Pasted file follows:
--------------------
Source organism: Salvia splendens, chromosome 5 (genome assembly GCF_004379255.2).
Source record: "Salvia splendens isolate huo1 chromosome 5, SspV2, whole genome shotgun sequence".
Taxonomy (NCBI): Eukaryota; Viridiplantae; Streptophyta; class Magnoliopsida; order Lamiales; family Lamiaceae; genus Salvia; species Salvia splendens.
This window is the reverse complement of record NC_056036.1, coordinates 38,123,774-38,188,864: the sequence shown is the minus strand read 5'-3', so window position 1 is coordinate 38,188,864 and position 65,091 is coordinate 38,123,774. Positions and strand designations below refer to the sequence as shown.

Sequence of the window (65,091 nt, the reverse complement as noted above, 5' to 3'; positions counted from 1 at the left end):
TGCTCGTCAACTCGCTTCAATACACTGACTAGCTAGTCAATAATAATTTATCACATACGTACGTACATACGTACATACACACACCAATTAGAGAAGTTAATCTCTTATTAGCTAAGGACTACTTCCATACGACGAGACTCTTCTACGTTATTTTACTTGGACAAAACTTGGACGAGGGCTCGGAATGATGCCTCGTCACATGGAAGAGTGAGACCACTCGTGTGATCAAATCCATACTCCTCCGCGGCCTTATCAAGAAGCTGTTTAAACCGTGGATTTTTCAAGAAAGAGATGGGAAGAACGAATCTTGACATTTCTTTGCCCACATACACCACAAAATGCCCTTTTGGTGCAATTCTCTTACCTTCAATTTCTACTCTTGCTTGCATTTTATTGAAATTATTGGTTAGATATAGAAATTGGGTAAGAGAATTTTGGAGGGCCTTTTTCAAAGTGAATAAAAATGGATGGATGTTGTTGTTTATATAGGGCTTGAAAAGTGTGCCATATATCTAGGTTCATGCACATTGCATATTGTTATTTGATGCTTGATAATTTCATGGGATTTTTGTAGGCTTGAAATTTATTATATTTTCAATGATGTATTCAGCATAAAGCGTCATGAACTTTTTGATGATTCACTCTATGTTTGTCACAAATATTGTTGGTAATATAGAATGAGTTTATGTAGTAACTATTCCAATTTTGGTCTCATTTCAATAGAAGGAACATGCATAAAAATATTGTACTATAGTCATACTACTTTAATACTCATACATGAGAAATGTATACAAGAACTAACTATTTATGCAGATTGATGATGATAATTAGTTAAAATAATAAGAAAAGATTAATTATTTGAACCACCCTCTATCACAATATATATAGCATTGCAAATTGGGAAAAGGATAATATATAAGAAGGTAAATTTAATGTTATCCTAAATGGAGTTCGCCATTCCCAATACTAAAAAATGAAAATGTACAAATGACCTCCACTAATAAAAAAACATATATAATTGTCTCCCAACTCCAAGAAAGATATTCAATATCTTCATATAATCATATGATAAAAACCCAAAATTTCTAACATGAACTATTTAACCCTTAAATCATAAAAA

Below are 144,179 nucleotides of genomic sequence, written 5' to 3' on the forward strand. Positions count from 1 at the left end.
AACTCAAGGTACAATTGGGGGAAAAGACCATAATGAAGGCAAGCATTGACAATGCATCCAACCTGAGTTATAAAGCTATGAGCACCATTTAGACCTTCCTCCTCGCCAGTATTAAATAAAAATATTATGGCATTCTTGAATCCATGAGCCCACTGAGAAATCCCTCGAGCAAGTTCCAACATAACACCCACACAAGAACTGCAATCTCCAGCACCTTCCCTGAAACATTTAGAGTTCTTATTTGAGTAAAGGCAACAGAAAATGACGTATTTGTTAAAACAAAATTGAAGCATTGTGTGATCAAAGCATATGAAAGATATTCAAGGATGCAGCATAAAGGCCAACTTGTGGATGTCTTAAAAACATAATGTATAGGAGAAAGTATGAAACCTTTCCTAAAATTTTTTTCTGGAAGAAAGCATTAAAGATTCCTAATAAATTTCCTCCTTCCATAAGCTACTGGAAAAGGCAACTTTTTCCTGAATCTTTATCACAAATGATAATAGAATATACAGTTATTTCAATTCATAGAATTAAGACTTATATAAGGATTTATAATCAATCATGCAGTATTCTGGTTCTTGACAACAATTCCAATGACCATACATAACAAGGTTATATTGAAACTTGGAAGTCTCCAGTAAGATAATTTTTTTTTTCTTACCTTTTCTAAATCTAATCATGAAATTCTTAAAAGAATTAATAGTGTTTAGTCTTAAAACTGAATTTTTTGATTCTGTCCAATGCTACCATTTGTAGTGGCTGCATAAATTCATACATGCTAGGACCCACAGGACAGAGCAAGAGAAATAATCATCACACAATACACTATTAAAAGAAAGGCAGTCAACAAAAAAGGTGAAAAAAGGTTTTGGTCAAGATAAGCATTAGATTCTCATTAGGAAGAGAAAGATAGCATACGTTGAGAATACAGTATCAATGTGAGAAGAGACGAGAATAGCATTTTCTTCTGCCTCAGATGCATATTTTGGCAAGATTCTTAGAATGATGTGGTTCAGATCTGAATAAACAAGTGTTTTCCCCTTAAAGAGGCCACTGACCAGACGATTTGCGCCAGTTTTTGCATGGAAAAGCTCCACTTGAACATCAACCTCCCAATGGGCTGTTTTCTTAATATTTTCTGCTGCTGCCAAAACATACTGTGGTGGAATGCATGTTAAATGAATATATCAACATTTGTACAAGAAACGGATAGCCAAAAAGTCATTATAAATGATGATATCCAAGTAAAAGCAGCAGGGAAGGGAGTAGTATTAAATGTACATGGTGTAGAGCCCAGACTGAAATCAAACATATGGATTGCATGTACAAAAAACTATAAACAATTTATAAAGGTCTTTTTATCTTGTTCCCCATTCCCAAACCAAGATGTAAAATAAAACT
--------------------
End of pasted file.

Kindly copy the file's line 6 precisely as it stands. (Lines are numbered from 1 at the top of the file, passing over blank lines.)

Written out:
TGCTCGTCAACTCGCTTCAATACACTGACTAGCTAGTCAATAATAATTTATCACATACGTACGTACATACGTACATACACACACCAATTAGAGAAGTTAATCTCTTATTAGCTAAGGACTACTTCCATACGACGAGACTCTTCTACGTTATTTTACTTGGACAAAACTTGGACGAGGGCTCGGAATGATGCCTCGTCACATGGAAGAGTGAGACCACTCGTGTGATCAAATCCATACTCCTCCGCGGCCTTATCAAGAAGCTGTTTAAACCGTGGATTTTTCAAGAAAGAGATGGGAAGAACGAATCTTGACATTTCTTTGCCCACATACACCACAAAATGCCCTTTTGGTGCAATTCTCTTACCTTCAATTTCTACTCTTGCTTGCATTTTATTGAAATTATTGGTTAGATATAGAAATTGGGTAAGAGAATTTTGGAGGGCCTTTTTCAAAGTGAATAAAAATGGATGGATGTTGTTGTTTATATAGGGCTTGAAAAGTGTGCCATATATCTAGGTTCATGCACATTGCATATTGTTATTTGATGCTTGATAATTTCATGGGATTTTTGTAGGCTTGAAATTTATTATATTTTCAATGATGTATTCAGCATAAAGCGTCATGAACTTTTTGATGATTCACTCTATGTTTGTCACAAATATTGTTGGTAATATAGAATGAGTTTATGTAGTAACTATTCCAATTTTGGTCTCATTTCAATAGAAGGAACATGCATAAAAATATTGTACTATAGTCATACTACTTTAATACTCATACATGAGAAATGTATACAAGAACTAACTATTTATGCAGATTGATGATGATAATTAGTTAAAATAATAAGAAAAGATTAATTATTTGAACCACCCTCTATCACAATATATATAGCATTGCAAATTGGGAAAAGGATAATATATAAGAAGGTAAATTTAATGTTATCCTAAATGGAGTTCGCCATTCCCAATACTAAAAAATGAAAATGTACAAATGACCTCCACTAATAAAAAAACATATATAATTGTCTCCCAACTCCAAGAAAGATATTCAATATCTTCATATAATCATATGATAAAAACCCAAAATTTCTAACATGAACTATTTAACCCTTAAATCATAAAAA